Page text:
Tracy K. Lorenz ...


Well, it happened again, the politically correct morons have raised their snakey head and Kevin Hart won’t be hosting the Oscars. Years ago he made some jokes that were deemed offensive to gay people so out he goes. It doesn’t matter if he still thinks that way, if he’s grown at all, he said it once so he’s meat. (There was also no mention if the comments affected actual gay people or just people who think they know how gay people feel.)

Not surprisingly no one is clammering to be his replacement because who would want that scrutiny? Who would want the panty-waist press scowering over ever joke, every tweet, every “A friend of his told me back in high school he said...”  No one, that’s who.

Here’s the thing, every joke, every routine, has to have a victim, has to exploit the perceived weakness of some one or some thing. That’s how jokes work. “Take my wife, please” would never cut it nowadays. Let’s face it, the only people you can mock in our current climate is white guys, we can take it.

But I digress.

Years ago I was asked to host/judge a contest called “Muskegon Idol” and it was a big deal, I think the top prize was $5,000 cash which is a pretty nice chunk of loot. The thing is EVERYONE, including my editors, tried to talk me out of it because it was, basically, a 100% black event and I am less than 100% black.  I didn’t care, people are people so why should it be, that them and I would get along so awfully?

So I show up at the Fruenthal Theater and yep, I’m the white guy and when I say “the” I mean “THE.” I was it.

It was actually a very cool event. I walked out on stage and they had my name spelled out in laser lights and the crowd was, well, let me put it this way, when I got there the only request I made was that I go out first because if I went out last it would kill the buzz and I was correct. When they introduced everyone else (six rappers I’d never heard of) the place went nuts, when they introduced me it was a collective “WTF?”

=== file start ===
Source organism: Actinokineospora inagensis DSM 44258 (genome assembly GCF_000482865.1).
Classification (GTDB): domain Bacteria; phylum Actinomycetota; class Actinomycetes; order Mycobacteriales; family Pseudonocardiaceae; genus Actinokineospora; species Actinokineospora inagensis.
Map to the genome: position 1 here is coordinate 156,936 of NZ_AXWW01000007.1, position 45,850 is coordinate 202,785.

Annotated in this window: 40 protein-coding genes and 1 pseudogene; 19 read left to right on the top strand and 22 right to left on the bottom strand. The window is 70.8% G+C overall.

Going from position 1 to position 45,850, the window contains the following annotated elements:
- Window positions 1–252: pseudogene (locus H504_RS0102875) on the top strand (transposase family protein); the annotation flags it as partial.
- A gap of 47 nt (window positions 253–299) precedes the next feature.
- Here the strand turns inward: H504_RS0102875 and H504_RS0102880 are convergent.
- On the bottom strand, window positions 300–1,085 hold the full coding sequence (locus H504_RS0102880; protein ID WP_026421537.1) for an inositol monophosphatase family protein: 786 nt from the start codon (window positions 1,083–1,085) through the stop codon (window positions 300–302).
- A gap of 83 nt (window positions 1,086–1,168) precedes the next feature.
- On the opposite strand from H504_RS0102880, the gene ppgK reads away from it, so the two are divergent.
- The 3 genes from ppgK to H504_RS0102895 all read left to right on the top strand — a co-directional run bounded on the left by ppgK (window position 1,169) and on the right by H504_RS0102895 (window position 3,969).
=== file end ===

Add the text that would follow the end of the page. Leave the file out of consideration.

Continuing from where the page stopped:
I remember I didn’t have a chair I had a couch, and on that couch sitting next to me was this giant black guy, I asked if he was a judge and he said, “No, I’m your bodyguard,” and I’m thinking “If things go down there’s no WAY this guy’s taking a bullet for me.”  I also thought if things go down and there’s exactly one white guy in the sold-out building I may suddenly get more attention than I desired.

But things went very smoothly until the end. Besides me, there were six other judges, all rappers, and they would leave now and then to go outside and, um, stretch or something. They wouldn’t all leave at once, they would just get up and walk off in onesies or twosies throughout the show.

We were supposed to rate every act in three categories and at the end they’d add up all the numbers and whoever had the highest score was the winner of the five G’s. Except when the rappers kept leaving there were no numbers to add for that act so the only people really in contention were the ones who happened to be on when all seven of the judges were present, and those few acts weren't even close to the best.

So the show gets over and the head promoter comes up to me and says, “Um, we don’t have a calculator, can you add these up” and hands me this stack of scorecards. I believe there were thirty acts times seven judges cards times three numbers per card so I was basically asked to add up 630 numbers, in my head, in front of a riotous crowd waiting to hear the winner. I got done and I told the promoter, “Do NOT announce the winner until I get out of here,” and I showed him who the winner was and he said, “No way she won,” and I explained the fact that the other judges kept leaving and, technically, this girl won and I don’t want to be around when you make the announcement. “You can announce anyone you want as the winner but, on paper, this girl won.”  I then got up, waved to the crowd, walked off stage, out the back, and directly to my car.

The next day I asked the guy who was reviewing the event what happened when they announced the winner. He said everyone cheered and they all hugged her and that was that, no violence at all, and I’m thinking, “If that was a country show there’d a been gun play.” But there wasn’t so I guess the Muskegon Idol fans just had more ... heart.

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